Is the keyboard an endangered species?
Speech Recognition & Dictation News

Is the keyboard an endangered species?

Huge advancements have been made in recent years in voice recognition technology, and developers only continue to make new breakthroughs.

This type of software is already help professionals working in fast-paced industries like healthcare or legal services improve their effectiveness at work. While voice recognition has come a long way, it is certainly not yet perfect.

Voice recognition software – like Dragon 13 – is capable of understanding and transcribing speech and is also able to carry out simple commands. However, two developers have recently announced improvements they have made to this technology so it will be both more accurate and ubiquitous in the future.

Improving conversational transcription

IBM Watson has announced they have made improvements to speech to text technology, allowing for much more accurate transcription of conversational speech. They claim to have developed a voice recognition system with the ability to better understand causal speech between more than one person.

The benchmark for this is how accurately a particular voice recognition software can understand telephone conversations. IBM's new system was able to produce transcriptions of these types conversations with much lower rates of error than previously.

Tests of the new software revealed only an eight per cent word error rate – this was an improvement of 36 per cent from previously reported results. Researchers at Cornell University were able to show the new technology by IBM is able to dramatically improve the level of accuracy and can more easily recognise the shift between voices.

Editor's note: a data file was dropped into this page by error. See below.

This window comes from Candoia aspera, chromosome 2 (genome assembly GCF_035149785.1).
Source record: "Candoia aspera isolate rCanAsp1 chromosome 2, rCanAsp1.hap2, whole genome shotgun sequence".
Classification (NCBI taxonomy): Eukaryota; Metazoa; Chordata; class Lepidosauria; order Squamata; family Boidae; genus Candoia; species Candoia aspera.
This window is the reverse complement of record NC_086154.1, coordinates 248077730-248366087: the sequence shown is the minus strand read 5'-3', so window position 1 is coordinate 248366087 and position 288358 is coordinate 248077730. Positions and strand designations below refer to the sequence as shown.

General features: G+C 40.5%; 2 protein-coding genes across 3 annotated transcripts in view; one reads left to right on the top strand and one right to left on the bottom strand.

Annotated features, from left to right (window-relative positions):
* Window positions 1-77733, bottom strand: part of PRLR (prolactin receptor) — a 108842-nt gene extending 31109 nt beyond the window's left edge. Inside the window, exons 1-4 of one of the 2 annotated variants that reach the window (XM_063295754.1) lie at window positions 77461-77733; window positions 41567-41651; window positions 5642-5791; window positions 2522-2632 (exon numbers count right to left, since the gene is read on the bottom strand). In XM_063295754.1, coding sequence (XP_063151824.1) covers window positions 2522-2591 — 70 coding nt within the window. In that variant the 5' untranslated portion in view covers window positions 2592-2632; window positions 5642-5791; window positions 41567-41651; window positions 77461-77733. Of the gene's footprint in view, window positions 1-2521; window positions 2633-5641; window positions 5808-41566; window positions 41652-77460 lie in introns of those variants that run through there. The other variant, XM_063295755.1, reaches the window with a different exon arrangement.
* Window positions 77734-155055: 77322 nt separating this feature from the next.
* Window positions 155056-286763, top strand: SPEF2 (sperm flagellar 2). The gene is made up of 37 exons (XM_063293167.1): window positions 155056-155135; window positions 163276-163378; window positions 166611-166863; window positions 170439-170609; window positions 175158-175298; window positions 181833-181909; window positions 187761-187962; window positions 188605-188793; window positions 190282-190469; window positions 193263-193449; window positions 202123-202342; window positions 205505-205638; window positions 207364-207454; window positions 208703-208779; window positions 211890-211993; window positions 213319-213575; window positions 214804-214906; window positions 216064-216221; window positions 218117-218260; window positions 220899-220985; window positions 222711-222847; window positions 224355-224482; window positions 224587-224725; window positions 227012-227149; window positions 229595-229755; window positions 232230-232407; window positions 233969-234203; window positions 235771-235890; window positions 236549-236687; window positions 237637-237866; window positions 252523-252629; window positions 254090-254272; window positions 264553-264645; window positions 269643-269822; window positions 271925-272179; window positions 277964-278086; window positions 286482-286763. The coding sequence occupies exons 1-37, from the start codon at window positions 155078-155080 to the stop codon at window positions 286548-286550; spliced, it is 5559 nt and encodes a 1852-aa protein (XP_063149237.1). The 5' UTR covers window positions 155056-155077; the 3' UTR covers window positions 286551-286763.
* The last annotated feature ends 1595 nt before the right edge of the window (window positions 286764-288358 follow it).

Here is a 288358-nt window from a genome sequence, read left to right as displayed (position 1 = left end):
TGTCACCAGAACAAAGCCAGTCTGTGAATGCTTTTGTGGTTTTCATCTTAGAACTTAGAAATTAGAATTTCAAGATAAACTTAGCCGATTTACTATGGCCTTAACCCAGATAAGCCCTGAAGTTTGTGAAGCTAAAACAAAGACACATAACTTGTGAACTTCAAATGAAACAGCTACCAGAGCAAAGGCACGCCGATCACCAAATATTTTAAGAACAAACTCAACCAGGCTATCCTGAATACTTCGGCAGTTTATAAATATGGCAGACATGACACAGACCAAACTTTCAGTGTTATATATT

IBM Watson noted that human performance in this test has a four per cent word rate error – they hoped to improve on that in the future.

More voice recognition in apps

Keyboards are becoming increasingly obsolete as tech companies develop technology that could embed voice recognition into almost any type of new application.

"Most of the new devices coming out in the next five years won't have keyboards," according to Tim Tuttle, founder and CEO of San Francisco-based Expect Labs. In an interview with business website Entrepreneur he spoke about making voice recognition software the standard for the development of new apps in the future.

Through products being developed by his firms, the role voice recognition played in our daily lives will include everything, including working, driving and entertainment.

Already this software is making significant improvements in specific industries choosing to adopt the technology. As voice recognition goes mainstream in society, companies risk being left behind if they do not consider how the technology can dramatically improve the way they do business.

The post Is the keyboard an endangered species? appeared first on Speech Recognition Blog.